The main reason this was on the list is because earlier in the day, we had been just sort of cruising through a bookstore, and seeing, especially when there’s a writer, or in the case of a record store an artist, that has a body of work where you can really follow the lines through the years and really shows you – I was gonna say it shows you how much work they put in over the years in order to make these things, although really, when you see a finalised book or finalised record, you’re seeing almost none of the work that went into it. But knowing how much work can go into these things, when I see a writer that’s put out like eight books or something, you’re like, the hours and hours and days and years they must have spent, searching for inspiration and then the act of doing it and editing it and all of the steps that come in terms of promoting these things, and then all of the books that didn’t get made or never got finished or just haven’t been made yet, all happening at the same time. It definitely makes me want to focus more on these things that take time and take introspection and ambition.
The idea of having a body of work as Nation of Language, part of the reason I’m so excited to put out at a second record is to be a band where there’s more than just one record, because it’s just a step on the line towards having however many we end up having. But it’s so exciting to to be around that amount of creativity packed into a small space when you’re in a bookstore or record store.
Would you want people to have more consideration for the effort that goes into making an album or the story behind it? Because we’ve also been talking about documentaries and artist memoirs, these things that offer people insight into the life of these artists rather than just their work.
It’s always nice for people to know that you worked very hard on things. But at the same time, the thing about music is everybody kind of comes to it in their own way. Not everyone’s going to zoom in all the way, and as a musician you have to be okay with that. Some people will just casually listen to your song every once in a while, and they don’t know why they like it or anything like that. Other people will really deep dive read interviews and try and get to the bottom of everything. Being cool with all of that is I think an important part of staying sane, and it helps remind yourself that you want to satisfy yourself first, because not everyone is going to totally get it or invest in it. I think the most frustrating thing would be to make something that you weren’t really into and then no one wanted to deep dive on it.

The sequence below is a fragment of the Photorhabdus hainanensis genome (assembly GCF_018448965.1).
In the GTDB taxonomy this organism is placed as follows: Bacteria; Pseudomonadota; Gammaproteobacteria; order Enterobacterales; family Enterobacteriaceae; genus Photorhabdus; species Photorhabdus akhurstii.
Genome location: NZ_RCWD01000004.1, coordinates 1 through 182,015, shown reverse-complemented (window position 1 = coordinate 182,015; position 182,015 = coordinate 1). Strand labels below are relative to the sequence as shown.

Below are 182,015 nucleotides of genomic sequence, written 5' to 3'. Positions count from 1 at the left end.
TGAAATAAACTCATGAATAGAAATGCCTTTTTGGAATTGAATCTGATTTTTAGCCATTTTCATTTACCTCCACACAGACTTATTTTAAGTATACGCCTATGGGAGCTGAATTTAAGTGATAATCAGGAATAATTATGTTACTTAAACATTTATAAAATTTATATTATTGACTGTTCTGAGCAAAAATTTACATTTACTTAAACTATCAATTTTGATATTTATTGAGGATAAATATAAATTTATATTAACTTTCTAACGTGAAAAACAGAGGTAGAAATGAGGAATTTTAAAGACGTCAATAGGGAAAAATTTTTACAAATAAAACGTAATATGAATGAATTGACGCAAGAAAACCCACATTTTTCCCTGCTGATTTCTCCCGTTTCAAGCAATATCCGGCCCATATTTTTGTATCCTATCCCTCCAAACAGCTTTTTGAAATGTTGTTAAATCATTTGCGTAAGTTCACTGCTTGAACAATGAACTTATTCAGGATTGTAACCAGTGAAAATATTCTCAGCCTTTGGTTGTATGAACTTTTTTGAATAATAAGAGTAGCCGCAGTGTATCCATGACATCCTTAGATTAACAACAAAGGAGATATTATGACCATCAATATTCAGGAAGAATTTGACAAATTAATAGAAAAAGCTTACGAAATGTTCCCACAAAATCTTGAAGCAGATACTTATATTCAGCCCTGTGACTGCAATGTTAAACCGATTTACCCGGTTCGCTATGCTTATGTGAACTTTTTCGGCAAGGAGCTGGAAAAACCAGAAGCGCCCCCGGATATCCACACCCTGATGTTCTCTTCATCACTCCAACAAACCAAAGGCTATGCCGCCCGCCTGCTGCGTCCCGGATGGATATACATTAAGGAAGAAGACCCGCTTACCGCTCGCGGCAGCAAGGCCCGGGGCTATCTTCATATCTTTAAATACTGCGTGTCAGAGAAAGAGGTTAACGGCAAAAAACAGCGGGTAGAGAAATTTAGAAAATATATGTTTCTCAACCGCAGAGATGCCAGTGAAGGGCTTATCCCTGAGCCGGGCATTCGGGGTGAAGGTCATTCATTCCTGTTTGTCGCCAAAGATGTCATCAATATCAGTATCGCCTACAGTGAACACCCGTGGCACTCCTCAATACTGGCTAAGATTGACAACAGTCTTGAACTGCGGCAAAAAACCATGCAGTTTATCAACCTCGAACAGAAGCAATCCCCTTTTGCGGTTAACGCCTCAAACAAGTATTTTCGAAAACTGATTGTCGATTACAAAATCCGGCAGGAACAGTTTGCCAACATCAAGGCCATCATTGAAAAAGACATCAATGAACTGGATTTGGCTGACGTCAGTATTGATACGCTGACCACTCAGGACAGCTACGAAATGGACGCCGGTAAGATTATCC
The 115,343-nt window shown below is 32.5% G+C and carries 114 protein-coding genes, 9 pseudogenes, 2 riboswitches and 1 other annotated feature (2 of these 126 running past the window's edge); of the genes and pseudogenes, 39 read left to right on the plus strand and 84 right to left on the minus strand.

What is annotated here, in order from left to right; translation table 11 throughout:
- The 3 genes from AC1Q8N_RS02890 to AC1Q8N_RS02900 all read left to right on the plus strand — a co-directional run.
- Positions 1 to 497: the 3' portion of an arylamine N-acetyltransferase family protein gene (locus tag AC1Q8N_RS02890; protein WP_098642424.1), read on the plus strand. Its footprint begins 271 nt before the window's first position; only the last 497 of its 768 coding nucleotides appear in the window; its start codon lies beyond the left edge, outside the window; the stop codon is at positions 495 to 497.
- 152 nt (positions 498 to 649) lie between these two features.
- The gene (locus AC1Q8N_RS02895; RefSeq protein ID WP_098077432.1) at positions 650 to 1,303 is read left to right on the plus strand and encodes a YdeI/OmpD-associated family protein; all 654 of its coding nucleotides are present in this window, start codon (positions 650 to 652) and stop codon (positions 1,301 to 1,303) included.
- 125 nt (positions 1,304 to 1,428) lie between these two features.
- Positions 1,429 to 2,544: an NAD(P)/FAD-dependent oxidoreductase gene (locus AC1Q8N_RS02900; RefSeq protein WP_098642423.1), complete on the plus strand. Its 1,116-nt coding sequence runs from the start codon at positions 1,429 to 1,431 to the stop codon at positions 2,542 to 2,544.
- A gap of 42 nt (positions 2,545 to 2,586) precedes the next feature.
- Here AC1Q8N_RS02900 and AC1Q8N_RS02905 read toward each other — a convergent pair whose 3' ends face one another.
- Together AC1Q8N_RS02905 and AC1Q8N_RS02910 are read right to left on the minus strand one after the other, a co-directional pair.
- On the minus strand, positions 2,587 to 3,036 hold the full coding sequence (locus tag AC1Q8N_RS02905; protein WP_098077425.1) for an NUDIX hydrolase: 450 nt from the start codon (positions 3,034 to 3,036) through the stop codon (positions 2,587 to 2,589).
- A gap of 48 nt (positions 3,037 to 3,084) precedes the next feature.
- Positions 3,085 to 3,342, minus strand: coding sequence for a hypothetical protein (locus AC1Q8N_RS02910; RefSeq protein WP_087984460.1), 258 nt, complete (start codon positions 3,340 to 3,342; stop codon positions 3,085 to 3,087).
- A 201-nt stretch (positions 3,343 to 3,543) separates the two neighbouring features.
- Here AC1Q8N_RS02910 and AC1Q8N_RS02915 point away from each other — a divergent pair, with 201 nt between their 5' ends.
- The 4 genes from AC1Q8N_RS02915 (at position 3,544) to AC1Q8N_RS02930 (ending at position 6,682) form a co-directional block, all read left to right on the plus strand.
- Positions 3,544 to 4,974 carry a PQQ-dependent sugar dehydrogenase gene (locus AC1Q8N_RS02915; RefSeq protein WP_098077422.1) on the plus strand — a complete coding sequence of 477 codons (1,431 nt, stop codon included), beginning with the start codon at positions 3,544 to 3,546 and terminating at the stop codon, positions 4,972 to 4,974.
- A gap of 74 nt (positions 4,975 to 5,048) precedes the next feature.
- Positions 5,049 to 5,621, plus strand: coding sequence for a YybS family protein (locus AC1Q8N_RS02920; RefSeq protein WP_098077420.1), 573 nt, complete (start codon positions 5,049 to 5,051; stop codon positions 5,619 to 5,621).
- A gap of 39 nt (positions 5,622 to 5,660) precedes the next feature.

Being in the studio
We worked in two different studios for this record. So much of the music was written at home, at the same desk, that to be around different synthesisers and guitars and percussion instruments – even just being in a different space and having a different perspective can unlock so many things. So many seeds of songs that end up getting written are started in the studio, because you’re trying to tune a snare drum and you find some sound that is not right for the song you’re looking for, but you’re like, “Oh my god, I could structure a whole beat around how weird this drum is sounding right now.” So you take it a little phone recording of it, and you pray that the next time you open that phone recording it means anything to you. [laughs] There’s just so much discovery that happens in the studio.
There’s also a bit of a monastic sort of sense, like you come into this space that is purpose-built to do exactly what you’re doing, and it feels like anything you could need to explore your creativity is right there in front of you. And at that point, it almost becomes a bit about self-control. One thing that we’ve always tried to do when making the records is trying to limit the number of synthesisers we use, because when you’re in a studio there’s so much at your disposal, and being able to say, “Okay, these four are going to be the real workhorse ones. And maybe if we need a strange sound or some extra layer we can pull from all the other ones lying around in the room, but the foundation should be pretty solidly within a few synthesisers.”
To what extent did the final product take shape in the studio?
It varies a lot from song to song. Songs like ‘A Word & A Wave’ and the last song on the record, ‘They’re Beckoning’, they’re songs that really felt very transformed by the studio. ‘They’re Beckoning’ was a song I wasn’t even sure was going to be on the record. It was another one that was very short when it was first conceived, and then once we were in there, just sort of letting it run and letting ourselves not being afraid of how strange the structure is, and playing with time signatures and the number of measures after which a phrase repeats – being in that space made us feel very liberated to do whatever we wanted and really use the studio kind of as an instrument.
I love that we talked about some of these as more general inspirations rather than direct influences for A Way Forward, but I can also see how many of these ideas, like ambition and exploration, specifically informed the album.
For a lot of them, they are things that are constantly inspiring me. But whether it’s as I get older or the other things that come in at different times, my relation to these inspirations can change in subtle ways that allows them to feel specifically inspirational to this album. Because maybe for the next album, I’ll still be rewatching those documentaries, but I’ll be taking something different out of them based on what I’ve learned now.
This interview has been edited and condensed for clarity and length.
Nation of Language’s A Way Forward is out now via [PIAS].